Why California Republican politics suck

I was reading an article in my newspaper earlier today and was brought to laughter, then to disgust, when I read the headline GOP reprimands six who backed budget. Whiskey Tango Foxtrot?

You mean to tell me that because a state legislator voted for tax increases in the recent California budget that the California Republican Party is slapping them on the wrist by withholding funds for the campaigning in the future? Although this is said to be largely symbolic, I tend to look at it as largely divisive and utterly ridiculous.

The lawmakers were elected by the people in their districts. They were no doubt contact by many people, some for them, some against, that asked, if not begged, that they somehow pass a budget so California could get back to business. These men and women, regardless of their political affiliation, had an enormous task ahead of them and though it took the better part of an eternity to pass the stinking budget, they finally got one passed.

Yes, it had tax increases. Yes, it had cost cutting. The most important thing though is that it put California back in a place to conduct business again.

I was not exactly a fan of the budget to be honest. I am not happy about tax increases. No one can really be happy about tax increases when we are in a toilet of an economy and waiting for the handle to get jiggled. But I am very happy that spending is being curbed. The budget, as it was passed, had all sorts of problems but it got California moving forward again.

And to think that the state Republican party moved for, and succeeded in getting, a resolution against members of their own party is unbelievable. I knew politicians were filthy animals. I didn’t know they were cannibals.

Oh well, as I wait for the Obamasiah’s economic stimulus/recovery plan to trickle down to me I will be trying to figure out how to keep the state of California out of it. Not sure I will succeed seeing as it appears the government wants to take everything we have to give it large companies and other institutions, including my state, but I gotta try.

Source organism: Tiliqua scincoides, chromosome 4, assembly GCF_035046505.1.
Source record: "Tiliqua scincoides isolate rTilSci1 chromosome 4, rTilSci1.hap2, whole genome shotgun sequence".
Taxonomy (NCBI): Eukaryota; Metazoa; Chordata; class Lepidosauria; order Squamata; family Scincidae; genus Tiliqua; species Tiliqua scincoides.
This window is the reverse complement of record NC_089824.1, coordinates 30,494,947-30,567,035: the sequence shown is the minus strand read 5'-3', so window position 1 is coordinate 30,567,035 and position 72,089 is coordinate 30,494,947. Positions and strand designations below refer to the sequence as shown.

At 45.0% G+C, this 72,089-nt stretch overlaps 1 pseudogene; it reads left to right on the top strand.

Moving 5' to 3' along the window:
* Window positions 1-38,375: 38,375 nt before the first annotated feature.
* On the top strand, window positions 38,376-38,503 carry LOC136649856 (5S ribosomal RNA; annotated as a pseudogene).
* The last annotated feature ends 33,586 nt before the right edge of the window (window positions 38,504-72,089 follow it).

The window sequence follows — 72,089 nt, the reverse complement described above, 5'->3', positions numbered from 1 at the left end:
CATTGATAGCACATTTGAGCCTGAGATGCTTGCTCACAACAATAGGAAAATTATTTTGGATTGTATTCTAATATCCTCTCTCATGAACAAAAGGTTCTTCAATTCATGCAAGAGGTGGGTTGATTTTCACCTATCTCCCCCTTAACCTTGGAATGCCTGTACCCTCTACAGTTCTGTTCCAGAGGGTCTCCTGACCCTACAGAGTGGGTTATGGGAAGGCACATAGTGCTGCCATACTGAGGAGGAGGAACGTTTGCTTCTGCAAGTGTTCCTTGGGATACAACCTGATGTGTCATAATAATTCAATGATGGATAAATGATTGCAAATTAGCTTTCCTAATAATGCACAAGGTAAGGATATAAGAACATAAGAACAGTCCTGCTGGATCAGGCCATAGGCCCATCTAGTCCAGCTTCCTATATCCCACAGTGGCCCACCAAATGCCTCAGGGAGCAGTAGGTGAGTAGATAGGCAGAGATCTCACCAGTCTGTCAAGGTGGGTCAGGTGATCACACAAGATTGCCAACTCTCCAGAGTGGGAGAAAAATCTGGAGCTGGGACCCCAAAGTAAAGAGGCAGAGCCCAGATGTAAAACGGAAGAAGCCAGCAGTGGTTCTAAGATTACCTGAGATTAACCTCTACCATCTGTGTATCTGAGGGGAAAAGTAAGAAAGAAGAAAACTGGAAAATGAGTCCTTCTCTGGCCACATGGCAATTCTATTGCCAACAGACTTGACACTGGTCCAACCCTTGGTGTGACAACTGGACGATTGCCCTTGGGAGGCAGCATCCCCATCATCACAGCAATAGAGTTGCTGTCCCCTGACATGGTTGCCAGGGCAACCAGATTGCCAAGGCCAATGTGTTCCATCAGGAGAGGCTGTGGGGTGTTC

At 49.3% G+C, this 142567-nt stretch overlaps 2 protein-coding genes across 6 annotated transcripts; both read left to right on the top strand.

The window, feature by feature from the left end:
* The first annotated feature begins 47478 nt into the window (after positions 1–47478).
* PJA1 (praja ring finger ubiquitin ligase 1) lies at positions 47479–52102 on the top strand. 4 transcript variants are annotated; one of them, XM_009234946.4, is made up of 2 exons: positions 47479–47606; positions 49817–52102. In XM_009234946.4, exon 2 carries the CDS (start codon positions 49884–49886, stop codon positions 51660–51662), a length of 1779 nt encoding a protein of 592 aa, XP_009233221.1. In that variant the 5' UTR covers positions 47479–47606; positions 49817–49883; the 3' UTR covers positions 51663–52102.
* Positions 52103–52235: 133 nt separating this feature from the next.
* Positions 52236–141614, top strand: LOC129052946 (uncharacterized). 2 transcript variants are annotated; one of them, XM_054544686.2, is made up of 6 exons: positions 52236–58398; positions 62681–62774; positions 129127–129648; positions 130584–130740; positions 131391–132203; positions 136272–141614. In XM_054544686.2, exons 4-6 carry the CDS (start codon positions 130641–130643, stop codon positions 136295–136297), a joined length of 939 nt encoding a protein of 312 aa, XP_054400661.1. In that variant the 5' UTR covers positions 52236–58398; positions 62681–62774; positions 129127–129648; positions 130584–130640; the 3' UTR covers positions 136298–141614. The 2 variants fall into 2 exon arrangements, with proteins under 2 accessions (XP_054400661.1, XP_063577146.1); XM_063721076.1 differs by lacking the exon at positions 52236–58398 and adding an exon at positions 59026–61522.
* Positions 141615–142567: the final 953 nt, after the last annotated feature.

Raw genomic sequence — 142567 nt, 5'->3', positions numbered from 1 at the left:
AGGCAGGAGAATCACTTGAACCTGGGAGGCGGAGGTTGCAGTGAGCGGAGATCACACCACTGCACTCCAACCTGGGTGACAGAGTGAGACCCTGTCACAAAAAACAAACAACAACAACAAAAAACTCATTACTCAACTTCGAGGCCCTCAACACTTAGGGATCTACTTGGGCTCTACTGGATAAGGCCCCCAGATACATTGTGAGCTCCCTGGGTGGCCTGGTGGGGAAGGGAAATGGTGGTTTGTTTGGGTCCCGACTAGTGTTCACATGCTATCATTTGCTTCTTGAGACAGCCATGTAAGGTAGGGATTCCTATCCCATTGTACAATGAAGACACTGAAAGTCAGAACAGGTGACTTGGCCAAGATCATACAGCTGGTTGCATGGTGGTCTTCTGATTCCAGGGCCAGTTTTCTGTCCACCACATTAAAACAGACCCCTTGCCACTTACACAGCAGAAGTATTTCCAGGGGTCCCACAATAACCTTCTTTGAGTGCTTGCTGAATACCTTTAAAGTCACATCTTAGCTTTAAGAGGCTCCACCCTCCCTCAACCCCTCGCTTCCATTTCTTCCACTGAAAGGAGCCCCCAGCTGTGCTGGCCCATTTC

Let’s just hope the CRP doesn’t come knocking on my door to scold me for not being pissed off enough at the budget.

From the news of the weird file

According to an email I received recently:

When southern Florida resident Nathan Radlich’s house was burglarized recently, thieves ignored his wide-screen plasma TV, his VCR, and even left his Rolex watch. What they did take, however, was a generic white cardboard box filled with a grayish-white powder. (That’s at least the way the
police report described it.)

A spokesman for the Fort Lauderdale police said, ‘it looked similar to high-grade cocaine and they probably thought they’d hit the big time. Later, Nathan stood in front of the numerous TV cameras and pleaded with the burglars: “Please return the cremated remains of my sister, Gertrude. She
died three years ago.”

The next morning, the bullet-riddled corpse of a local drug dealer known as Hoochie Pevens was found on Nathan’s doorstep. The cardboard box was there too; about half of Gertrude’s ashes remained. Scotch-taped to the box was this note: “Hoochie sold us the bogus blow, so we wasted Hoochie. Sorry
we snorted your sister. No hard feelings. Have a nice day.”

Now I am no fool. I know that since it came through my email it must be true. But the smart guy in me told me that this sounded like the stuff of urban legends, so putting my skepticism to work (sorry intarwebs but I had to) I started doing some research.

The first thing I asked myself was can this really happen? I answered that pretty readily by explaining to myself that yes, criminals are really that stupid. And many could easily mistake cremated human remains for cocaine. Especially since it was hidden so inconspicuously in an urn.

But then I thought to myself what is the likelihood of this happening? And for the answer to that, I had to look the infallible intarwebs square in the eye and humbly ask it if it could look something up for me.

It did it, albeit hesitantly.

And you know what? Other people have also received this same email about Nathan Radlich. So I stopped thinking that I was special. And I started looking a little harder at whether this was really true.

And I found out it wasn’t. The stinking emailwebs lied to me. Not the intarwebs. No, the intarwebs stayed true and loyal and only gave me the truth (as it always does). But no such luck for emailwebs.

But its all good. Later on, when I pour a foedee on da floe foe mah dawg Hoochie, I will do the same for the emailwebs.